“I just loved seeing the looks on the young kids’ faces. They were so happy. That’s been the highlight of the week for me.”
The past few days have been a whirlwind for Perth local turned Gold Coast draftee Jarrod Garlett.
“Just seeing all the players like Goodesy, Shauny Burgoyne and the Hilly boys, it gives the kids something to look up to” – Jarrod Garlett
The 18-year-old has been on the Suns’ list for less than three months, but has already had the opportunity to learn from the likes of Adam Goodes, Shaun Burgoyne and teammate Jarrod Harbrow at this week’s Indigenous Camp. On Friday night, he’ll play his first AFL game alongside players he grew up idolising.
While Garlett says he’s enjoyed every day of Indigenous Camp, Thursday’s visit to the Aboriginal Alcohol and Drug Service centre in Perth will stick with him for a long time.
“It was a great experience for me and all the community members who are back here, who don’t get this often,” Garlett told AFLPlayers.com.au.
“I loved it, especially getting around the young kids and trying to inspire them, because a lot of them down this way don’t go to school and don’t have much.
“Just seeing all the players like Goodesy, Shauny Burgoyne and the Hilly boys, it gives the kids something to look up to. Seeing the smiles on their faces just made my day.”
— AFL Players (@AFLPlayers) February 19, 2015
While all players who attended shared a similar sentiment, the experience was extra special for Garlett because of the memories it brought back.
“I had a similar experience when I was younger,” he explained.
“I got meningitis when I was three months old and it got to the point where they couldn’t really do anything. They told all my family to prepare for the worst because I wasn’t going to make it. That’s how bad it was.”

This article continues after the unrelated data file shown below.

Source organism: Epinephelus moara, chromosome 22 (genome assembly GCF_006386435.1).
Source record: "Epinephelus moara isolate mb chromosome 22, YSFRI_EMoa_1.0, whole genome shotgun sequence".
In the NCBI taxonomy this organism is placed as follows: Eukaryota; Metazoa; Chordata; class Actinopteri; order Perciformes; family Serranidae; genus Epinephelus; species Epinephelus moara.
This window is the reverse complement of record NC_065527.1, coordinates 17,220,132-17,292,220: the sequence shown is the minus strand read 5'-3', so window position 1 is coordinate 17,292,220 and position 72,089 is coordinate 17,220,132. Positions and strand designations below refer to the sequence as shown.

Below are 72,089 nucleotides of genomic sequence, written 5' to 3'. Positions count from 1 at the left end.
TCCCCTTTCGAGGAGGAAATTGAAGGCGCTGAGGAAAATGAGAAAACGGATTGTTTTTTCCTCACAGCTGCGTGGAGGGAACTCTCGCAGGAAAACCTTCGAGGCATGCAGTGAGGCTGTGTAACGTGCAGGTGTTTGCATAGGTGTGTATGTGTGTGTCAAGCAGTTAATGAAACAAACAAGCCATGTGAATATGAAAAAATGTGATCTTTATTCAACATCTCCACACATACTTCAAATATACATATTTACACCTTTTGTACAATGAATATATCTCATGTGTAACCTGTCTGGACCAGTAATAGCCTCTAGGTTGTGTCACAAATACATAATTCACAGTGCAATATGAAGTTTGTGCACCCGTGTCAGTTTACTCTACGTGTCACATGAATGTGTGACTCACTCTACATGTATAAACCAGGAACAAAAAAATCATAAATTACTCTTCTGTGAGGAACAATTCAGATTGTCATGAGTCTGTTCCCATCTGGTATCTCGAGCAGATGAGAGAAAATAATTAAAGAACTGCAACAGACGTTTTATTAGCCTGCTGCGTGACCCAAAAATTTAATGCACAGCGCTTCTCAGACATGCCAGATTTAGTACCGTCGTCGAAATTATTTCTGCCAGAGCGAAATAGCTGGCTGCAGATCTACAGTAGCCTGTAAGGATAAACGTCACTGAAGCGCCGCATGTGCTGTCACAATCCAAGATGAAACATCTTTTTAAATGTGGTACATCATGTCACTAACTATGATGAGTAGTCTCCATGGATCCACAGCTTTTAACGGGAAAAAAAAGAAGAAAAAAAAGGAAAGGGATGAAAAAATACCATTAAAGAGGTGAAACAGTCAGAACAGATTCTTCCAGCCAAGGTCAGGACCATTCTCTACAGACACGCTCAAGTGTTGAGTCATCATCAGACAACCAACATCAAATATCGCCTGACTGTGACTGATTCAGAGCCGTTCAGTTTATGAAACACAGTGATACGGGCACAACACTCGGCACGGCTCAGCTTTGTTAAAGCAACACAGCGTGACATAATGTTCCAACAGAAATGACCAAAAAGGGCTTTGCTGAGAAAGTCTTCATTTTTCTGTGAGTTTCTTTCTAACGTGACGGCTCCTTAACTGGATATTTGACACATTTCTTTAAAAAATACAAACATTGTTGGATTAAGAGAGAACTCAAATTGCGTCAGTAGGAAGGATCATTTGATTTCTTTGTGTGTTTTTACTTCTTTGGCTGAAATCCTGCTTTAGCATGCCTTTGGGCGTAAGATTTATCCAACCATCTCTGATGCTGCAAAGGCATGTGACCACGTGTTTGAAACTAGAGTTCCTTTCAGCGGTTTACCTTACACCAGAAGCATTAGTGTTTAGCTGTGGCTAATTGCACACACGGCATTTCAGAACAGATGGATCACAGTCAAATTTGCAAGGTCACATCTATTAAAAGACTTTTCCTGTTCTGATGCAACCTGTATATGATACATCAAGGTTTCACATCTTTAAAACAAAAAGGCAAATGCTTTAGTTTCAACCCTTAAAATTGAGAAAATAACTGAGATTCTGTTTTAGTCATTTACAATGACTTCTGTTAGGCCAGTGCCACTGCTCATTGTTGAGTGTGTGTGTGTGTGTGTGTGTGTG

“I got meningitis when I was three months old and it got to the point where they couldn’t really do anything. They told all my family to prepare for the worst” – Jarrod Garlett
During this time “a couple of the Fremantle boys” visited him, “and from then on got me a membership with the Dockers.”
Though he was obviously too young to remember the visit, learning about the players’ gesture when he was older struck a chord with Garlett, who says it inspired him to follow in their footsteps.
“Ever since I was little [being an AFL footballer] was something I wanted to be and wanted to do. I’ve worked hard for that ever since. I’ve been taking it seriously since I was about nine.”
There’s a beautiful sense of cyclicity in Garlett’s story, given he remembers “asking guys like Goodesy for signatures and photos when I was younger, and now kids are asking me” – but the cycle doesn’t end there.
Garlett was raised by his “Nan and Pop” since the age of three and admits he has them to thank in part for his success to date. As chance would have it, his pop – Nyungar elder, Reverend Sealin Garlett, who some may recognise from the ABC’s Enough Rope program – performed the Welcome to Country ceremony at today’s visit.
“I’ve got a really big family back here in Perth so just about every Aboriginal around is connected in some way down the line. Everyone’s some sort of relation,” Garlett explains.
“It’s so big. Sometimes you go to other states and it makes you feel like the whole world’s so small, because you go there and meet people and could be related to them. It’s happened to me a few times. It’s just crazy.”
Now that he’s an AFL player, Garlett knows there’ll be plenty of people looking up to him – relatives, children and people from the Indigenous community. He wants to forge a reputation through “playing games and trying hard.”
“I just want to do my best with everything so that I’m a good role model for the young kids coming up.”